Did the Trump administration change rules to help employers contest unionization efforts?

Thursday, January 7, 2021
By Austin Tannenbaum

The National Labor Relations Board in late 2019 updated rules governing union-organizing efforts to lengthen timetables, allowing more time for employers to contest the merits and scope of efforts by workers to gain union representation. The new rule did not roll back all of a set of union-friendly changes made in 2014 under the Obama administration, but was “nonetheless an improvement for employers,” an Iowa employment lawyer noted.

Bloomberg Law notes that the impact of the changes in 2020 was clouded by a legal challenge to their implementation and by disruptions from the pandemic. Even so, the union “win” rate fell in 2020 to 70% from 75% the prior year, and was the lowest since 2014. The data lend support to the idea that “shorter elections favor unions while longer ones help management,” it reported.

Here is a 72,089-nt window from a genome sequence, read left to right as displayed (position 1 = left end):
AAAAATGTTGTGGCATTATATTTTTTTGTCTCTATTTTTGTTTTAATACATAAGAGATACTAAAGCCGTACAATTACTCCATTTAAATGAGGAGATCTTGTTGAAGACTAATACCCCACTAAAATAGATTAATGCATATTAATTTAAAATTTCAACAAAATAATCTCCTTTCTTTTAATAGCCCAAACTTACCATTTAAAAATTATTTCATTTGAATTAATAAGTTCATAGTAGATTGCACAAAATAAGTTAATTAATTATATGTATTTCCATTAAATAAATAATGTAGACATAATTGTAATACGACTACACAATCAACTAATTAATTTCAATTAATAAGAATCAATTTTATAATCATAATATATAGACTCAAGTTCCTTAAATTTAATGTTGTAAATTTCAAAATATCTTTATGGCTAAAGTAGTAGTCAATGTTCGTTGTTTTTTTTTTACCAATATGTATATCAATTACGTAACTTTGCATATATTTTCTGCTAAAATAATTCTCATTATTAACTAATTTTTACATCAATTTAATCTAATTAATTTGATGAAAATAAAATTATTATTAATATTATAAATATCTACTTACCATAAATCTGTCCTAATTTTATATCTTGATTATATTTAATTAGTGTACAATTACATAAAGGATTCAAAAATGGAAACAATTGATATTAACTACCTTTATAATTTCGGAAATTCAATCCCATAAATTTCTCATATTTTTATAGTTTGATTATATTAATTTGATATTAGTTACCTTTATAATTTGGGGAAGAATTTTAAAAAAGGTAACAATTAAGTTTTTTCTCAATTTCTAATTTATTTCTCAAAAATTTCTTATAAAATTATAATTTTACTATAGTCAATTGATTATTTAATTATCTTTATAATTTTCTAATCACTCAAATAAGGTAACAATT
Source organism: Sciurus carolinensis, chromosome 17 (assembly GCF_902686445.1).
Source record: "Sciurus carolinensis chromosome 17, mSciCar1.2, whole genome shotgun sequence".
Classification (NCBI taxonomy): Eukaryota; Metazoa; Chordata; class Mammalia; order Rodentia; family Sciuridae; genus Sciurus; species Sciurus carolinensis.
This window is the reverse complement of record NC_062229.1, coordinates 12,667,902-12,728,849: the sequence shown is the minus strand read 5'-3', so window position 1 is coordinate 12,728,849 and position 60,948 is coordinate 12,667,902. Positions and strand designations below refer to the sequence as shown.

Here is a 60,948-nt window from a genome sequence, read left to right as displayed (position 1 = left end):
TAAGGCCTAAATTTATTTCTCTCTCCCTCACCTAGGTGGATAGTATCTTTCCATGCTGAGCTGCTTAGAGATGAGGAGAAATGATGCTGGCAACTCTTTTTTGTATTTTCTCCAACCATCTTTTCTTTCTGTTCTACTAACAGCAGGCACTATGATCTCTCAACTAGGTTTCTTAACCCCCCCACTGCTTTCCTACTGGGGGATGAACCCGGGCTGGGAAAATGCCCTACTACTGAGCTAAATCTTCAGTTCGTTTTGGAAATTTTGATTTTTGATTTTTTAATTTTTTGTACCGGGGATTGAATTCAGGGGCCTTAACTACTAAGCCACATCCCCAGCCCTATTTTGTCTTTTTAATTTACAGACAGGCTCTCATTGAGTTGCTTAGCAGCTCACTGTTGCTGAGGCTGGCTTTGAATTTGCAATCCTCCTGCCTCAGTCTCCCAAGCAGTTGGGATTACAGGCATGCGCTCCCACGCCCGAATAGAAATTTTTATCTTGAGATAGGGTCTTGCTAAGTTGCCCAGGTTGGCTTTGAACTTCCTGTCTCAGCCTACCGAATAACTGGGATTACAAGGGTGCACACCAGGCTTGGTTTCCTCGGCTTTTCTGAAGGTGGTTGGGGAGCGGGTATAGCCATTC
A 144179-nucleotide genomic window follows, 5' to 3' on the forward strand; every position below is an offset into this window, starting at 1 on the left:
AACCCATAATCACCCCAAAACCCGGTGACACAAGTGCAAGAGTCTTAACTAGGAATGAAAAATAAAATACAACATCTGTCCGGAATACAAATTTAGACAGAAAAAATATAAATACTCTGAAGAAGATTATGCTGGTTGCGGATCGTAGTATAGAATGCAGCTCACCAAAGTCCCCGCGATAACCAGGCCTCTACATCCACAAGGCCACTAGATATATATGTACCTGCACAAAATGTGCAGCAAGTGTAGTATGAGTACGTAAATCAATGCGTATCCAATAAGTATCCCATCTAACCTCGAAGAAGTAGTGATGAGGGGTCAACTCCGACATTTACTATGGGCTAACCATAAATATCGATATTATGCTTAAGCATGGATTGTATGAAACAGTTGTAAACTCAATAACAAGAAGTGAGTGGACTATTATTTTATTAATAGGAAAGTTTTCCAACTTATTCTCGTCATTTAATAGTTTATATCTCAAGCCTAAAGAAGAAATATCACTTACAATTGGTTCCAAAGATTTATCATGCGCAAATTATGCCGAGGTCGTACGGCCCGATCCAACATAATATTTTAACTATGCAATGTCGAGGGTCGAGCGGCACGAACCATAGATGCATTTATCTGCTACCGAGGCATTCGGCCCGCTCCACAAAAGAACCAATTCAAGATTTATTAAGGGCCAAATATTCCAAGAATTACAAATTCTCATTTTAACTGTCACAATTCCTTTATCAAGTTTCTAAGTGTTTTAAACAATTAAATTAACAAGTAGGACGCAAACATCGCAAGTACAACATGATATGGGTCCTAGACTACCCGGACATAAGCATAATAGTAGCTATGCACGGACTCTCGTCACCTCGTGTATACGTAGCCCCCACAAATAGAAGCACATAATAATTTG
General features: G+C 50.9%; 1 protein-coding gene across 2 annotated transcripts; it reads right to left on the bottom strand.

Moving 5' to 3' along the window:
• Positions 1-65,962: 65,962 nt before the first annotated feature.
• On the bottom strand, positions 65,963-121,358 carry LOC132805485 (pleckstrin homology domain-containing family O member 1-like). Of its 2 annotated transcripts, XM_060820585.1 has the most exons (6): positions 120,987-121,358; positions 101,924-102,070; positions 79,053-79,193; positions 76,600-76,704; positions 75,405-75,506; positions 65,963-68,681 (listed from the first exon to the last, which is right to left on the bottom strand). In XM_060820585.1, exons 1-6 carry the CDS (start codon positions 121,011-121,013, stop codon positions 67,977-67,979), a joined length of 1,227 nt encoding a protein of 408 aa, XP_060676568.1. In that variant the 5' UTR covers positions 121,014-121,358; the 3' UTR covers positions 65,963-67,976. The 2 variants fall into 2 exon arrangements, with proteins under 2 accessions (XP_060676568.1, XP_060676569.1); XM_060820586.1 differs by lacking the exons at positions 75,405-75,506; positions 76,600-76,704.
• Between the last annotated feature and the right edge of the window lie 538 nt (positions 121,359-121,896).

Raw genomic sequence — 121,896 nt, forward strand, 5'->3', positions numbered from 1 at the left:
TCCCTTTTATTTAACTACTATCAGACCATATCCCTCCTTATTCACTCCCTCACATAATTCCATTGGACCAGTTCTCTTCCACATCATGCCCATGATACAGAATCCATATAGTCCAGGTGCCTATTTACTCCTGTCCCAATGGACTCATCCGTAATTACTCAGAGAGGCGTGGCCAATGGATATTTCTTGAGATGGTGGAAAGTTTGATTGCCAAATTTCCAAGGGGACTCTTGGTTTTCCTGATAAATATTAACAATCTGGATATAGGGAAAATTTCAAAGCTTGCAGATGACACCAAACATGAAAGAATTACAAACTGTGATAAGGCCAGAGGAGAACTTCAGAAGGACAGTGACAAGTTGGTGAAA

This Fact Brief is responsive to conversations such as this one.
Between 2020 and 2022, under close editorial supervision, Gigafact contracted a group of freelance writers and editors to test the concepts for fact briefs and provide inputs to our software development process. We call this effort Gigafact Lab. Over the course of these two years, Gigafact Lab writers published over 1500 fact briefs in response to claims they found online. Their important work forms the basis of Gigafact formats and editorial guidelines, and is available to the public on Gigafact.org. Readers should be aware that while there is still a lot of relevant information to be found, not all fact briefs produced by Gigafact Lab reflect Gigafact's current methods and standards for fact briefs. If you come across any that you feel are out of date and need to be looked at with fresh eyes, don't hesitate to contact us at support@gigafact.org.